Most scholars agree that Luke’s gospel and the book of Acts were written by Luke who is an interesting character. Truthfully, we don’t a whole lot about him personally. We don’t know where he was born or how he died. We have hints to where he was born and how he and Paul became friends and coworkers in Acts 13:1. In that passage we see Lucian of Cyrene as one of the prophets and teachers at Antioch. I believe this is Luke which would mean that that they meet at Antioch before Paul and Barnabas left on their first missionary journey. If this is Luke it means that he was a Gentile like Timothy. He was important to Paul because he was a physician who Paul calls “the beloved physician” (Col. 4:14).

At some point during the second missionary journey Luke joins Paul. We know this because of the “we” passages found from this point forward (Acts 16:10-17; 20:5-21:18; 27:1-28:16). His work was different from Timothy or Mark because he is not listed in the list of his fellow workers in Colossians 4:14 but is listed in Philemon 23-24. I believe, my thoughts only, this is because Luke began his work with Paul as a doctor but eventually the relationship changed. We also know that near the end of Paul’s life, he was the only disciple who was still with Paul (2 Tim. 4:11) and was likely in prison with him.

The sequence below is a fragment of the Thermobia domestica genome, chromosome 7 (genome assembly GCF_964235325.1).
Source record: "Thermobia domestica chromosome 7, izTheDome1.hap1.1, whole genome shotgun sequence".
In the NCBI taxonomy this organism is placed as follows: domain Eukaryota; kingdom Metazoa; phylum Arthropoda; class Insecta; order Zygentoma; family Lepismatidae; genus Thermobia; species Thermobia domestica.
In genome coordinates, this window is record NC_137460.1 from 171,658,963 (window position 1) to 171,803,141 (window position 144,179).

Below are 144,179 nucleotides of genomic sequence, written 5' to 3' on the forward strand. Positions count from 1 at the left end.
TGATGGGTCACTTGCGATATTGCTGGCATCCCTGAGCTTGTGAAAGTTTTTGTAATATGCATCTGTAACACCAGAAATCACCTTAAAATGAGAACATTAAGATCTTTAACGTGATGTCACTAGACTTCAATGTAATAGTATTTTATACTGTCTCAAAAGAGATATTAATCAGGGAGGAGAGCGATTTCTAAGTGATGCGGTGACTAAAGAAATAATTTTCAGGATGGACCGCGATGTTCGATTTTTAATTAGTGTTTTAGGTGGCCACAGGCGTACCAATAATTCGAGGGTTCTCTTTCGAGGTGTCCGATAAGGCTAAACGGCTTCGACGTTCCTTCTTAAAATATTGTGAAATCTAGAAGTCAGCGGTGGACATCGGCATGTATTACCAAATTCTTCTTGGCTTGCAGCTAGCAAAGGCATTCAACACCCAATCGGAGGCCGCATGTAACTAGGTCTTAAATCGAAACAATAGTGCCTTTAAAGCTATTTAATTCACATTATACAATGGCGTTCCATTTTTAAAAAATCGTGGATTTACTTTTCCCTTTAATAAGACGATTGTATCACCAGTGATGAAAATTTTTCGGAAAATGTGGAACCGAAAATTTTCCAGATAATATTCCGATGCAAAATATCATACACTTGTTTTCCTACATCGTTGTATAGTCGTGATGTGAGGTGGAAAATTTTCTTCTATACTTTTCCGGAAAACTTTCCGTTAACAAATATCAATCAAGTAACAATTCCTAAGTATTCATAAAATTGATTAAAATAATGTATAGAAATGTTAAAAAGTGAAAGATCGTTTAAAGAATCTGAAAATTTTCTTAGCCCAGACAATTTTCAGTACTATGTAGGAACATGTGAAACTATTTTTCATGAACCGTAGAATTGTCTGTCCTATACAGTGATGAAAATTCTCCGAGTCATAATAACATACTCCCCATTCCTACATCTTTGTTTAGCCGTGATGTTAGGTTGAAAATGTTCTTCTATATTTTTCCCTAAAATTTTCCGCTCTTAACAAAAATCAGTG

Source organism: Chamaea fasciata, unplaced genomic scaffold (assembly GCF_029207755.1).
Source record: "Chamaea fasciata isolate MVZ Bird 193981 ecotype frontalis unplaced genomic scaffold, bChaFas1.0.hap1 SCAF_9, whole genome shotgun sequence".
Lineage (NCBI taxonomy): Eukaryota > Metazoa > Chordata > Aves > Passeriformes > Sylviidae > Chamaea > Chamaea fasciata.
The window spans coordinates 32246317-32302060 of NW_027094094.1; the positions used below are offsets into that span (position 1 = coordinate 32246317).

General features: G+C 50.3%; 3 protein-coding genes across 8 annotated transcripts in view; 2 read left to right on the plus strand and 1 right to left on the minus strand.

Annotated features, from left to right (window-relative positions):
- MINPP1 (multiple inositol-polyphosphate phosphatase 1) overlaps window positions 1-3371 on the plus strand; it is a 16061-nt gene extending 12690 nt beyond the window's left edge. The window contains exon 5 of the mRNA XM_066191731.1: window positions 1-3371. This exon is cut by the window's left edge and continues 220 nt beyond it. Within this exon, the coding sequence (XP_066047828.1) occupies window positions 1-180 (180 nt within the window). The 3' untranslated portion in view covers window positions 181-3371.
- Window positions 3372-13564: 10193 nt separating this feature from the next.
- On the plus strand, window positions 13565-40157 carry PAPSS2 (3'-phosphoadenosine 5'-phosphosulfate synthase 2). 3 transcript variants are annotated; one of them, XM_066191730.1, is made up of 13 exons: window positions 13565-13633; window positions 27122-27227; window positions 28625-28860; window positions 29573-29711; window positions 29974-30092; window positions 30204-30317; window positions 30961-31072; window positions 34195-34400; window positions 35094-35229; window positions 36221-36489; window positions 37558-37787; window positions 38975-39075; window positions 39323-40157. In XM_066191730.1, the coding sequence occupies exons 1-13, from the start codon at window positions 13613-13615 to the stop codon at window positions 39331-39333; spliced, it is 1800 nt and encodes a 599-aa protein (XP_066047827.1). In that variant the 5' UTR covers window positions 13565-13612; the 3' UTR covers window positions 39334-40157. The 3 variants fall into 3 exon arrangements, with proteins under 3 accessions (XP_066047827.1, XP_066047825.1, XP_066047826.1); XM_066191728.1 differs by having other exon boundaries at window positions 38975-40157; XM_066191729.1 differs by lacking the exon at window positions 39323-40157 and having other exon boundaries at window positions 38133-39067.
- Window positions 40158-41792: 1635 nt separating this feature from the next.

The theme of the gospel of Luke is redemption and its beautifully expressed in Luke 2:29-32.

“Lord, now you are letting your servant depart in peace, according to your word; for my eyes have seen your salvation that you have prepared in the presence of all peoples, a light for revelation to the Gentiles, and for glory to your people Israel.” (ESV)

An important part of Luke’s gospel is the Holy Spirit. He is in into every aspect Jesus’ life and ministry. This emphasizes how important He was to Jesus and His work. He is conceived by the Holy Spirit (Luke 1:35); descended on Him at His baptism (Luke 3:22); was led by the Spirit into the wilderness to be tempted (Luke 4:2) and anointed by the Spirit for His ministry (Luke 4:18). The Holy Spirit is leading, guiding, and empowering Jesus for his work. I believe He is present even when He is not mentioned.

            Lastly, don’t miss the way Luke emphasizes joy and happiness when the Jesus is present. The angels announced Jesus’ birth with the words, “Glory to God in the highest, and on earth peace among those with whom he is pleased!” (Luke 2:14, ESV). Then, near the end of Luke, we see Jesus approaching Jerusalem and the people are praising God singing and “saying, “Blessed is the King who comes in the name of the Lord! Peace in heaven and glory in the highest!” (Luke 19:38, ESV). Luke’s wonderful gospel always points us toward Jesus.